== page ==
Think of the last piece of big news you got. How did you feel about it? Happy? Sad? Angry? Worried? Excited? Grateful? A little bit of all of the above? Experiencing multiple emotions at once may make it seem like you don’t actually know just how you feel about something—that you’re ambivalent, or indecisive, or wishy-washy. Psychologists would say it just means you’re emotionally complex. And according to a new study published in the Journal of Personality and Social Psychology, emotional complexity varies a lot between countries.
There are two definitions of emotional complexity that researchers tend to use. One is called “emotional dialecticism,” which just means feeling positive and negative emotions at the same time. The other is “emotional differentiation,” which is when someone is able to separate out and describe the discrete emotions they’re feeling.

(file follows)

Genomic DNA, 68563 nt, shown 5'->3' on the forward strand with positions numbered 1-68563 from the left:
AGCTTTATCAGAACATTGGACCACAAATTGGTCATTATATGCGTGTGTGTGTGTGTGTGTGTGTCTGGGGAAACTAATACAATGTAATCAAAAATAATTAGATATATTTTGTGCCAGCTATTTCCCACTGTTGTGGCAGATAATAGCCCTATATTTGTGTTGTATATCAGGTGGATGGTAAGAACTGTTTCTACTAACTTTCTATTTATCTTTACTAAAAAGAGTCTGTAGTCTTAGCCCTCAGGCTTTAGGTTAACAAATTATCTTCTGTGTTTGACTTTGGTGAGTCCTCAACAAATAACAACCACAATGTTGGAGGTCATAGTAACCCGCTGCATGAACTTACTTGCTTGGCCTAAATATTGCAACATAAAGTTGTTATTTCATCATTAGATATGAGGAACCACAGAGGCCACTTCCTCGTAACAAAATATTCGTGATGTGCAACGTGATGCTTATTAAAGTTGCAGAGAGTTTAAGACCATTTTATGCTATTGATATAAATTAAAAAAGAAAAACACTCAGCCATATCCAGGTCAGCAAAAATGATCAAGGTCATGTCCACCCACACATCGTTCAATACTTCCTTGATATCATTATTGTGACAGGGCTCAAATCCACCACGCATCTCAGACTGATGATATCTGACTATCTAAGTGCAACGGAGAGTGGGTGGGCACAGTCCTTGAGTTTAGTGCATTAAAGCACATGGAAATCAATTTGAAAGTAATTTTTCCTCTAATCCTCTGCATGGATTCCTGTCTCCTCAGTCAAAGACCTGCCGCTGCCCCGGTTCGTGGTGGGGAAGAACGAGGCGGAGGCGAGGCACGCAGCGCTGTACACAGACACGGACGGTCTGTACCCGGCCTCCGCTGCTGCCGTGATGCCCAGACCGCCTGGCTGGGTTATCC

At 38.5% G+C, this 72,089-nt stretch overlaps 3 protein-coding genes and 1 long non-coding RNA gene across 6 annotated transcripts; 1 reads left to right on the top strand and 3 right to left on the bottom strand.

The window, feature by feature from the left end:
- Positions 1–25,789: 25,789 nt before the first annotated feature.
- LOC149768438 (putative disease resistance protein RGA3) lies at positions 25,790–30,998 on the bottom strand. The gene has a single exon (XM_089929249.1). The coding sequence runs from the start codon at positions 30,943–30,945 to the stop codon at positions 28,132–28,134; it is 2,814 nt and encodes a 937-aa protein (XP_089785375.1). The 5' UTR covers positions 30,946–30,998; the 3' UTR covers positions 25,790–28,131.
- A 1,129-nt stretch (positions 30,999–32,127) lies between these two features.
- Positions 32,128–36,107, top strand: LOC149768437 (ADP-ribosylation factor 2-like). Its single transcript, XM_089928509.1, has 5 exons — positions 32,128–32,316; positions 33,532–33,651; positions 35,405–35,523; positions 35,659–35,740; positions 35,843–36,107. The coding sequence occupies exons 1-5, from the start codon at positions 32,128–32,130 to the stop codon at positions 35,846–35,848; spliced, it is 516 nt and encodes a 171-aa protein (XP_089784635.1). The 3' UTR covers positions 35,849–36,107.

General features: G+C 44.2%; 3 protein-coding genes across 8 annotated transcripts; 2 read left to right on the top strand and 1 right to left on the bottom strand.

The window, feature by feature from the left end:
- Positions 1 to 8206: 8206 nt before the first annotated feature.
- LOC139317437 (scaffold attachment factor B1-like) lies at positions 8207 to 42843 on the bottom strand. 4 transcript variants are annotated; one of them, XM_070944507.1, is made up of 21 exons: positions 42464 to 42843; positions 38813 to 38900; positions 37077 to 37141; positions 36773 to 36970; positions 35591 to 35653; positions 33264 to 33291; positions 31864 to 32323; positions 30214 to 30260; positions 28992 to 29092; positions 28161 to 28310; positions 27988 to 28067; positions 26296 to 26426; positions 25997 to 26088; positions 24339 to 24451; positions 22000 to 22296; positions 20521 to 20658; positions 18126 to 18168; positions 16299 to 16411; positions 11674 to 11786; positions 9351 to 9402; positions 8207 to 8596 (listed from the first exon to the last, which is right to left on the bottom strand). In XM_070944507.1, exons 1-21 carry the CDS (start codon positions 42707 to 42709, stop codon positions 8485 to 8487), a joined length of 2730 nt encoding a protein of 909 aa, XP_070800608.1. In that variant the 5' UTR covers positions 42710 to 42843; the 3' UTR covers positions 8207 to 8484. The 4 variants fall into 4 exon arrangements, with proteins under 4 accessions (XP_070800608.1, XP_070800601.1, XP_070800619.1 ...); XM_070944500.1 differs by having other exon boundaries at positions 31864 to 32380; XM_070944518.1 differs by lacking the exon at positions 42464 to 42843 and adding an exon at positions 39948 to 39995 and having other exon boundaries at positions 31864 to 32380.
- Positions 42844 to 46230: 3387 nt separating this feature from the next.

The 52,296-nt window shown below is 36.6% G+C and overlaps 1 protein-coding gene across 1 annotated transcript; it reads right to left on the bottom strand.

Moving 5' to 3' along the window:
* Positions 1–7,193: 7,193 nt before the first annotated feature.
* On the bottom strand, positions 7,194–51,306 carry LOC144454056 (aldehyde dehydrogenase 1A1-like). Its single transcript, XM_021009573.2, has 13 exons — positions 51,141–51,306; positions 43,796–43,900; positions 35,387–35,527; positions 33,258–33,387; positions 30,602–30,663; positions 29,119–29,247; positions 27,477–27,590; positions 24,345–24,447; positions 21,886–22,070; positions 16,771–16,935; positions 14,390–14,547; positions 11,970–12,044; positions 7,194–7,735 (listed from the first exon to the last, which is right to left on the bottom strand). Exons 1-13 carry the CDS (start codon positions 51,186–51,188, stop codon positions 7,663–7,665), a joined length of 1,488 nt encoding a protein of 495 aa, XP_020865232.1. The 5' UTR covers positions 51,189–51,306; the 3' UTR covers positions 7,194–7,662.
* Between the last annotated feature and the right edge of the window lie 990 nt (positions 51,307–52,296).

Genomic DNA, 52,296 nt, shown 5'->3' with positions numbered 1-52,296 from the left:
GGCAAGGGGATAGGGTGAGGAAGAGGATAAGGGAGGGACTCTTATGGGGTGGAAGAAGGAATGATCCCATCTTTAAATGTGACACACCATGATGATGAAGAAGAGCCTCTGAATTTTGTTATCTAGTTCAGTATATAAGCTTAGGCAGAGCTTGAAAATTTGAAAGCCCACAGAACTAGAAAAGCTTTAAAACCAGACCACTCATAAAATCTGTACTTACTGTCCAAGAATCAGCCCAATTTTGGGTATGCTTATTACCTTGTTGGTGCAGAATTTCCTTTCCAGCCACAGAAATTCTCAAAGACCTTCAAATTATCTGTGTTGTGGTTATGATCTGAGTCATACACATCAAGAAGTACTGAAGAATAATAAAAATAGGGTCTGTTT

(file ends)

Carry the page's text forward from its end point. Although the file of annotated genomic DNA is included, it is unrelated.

In the study, Igor Grossmann and Alex Huynh of the University of Waterloo and Phoebe Ellsworth of the University of Michigan explored how emotional complexity manifests in different cultures. In a random sampling of 1.3 million English web pages from 10 different countries, they tracked how many times a positive-emotion word appeared within two words of a negative-emotion word. Sites from Malaysia, the Philippines, and Singapore all had significantly higher rates of mixed emotions than the texts from six other countries—the United States, Canada, Australia, the United Kingdom, Ireland, and New Zealand. South Africa came in somewhere in the middle of these groups.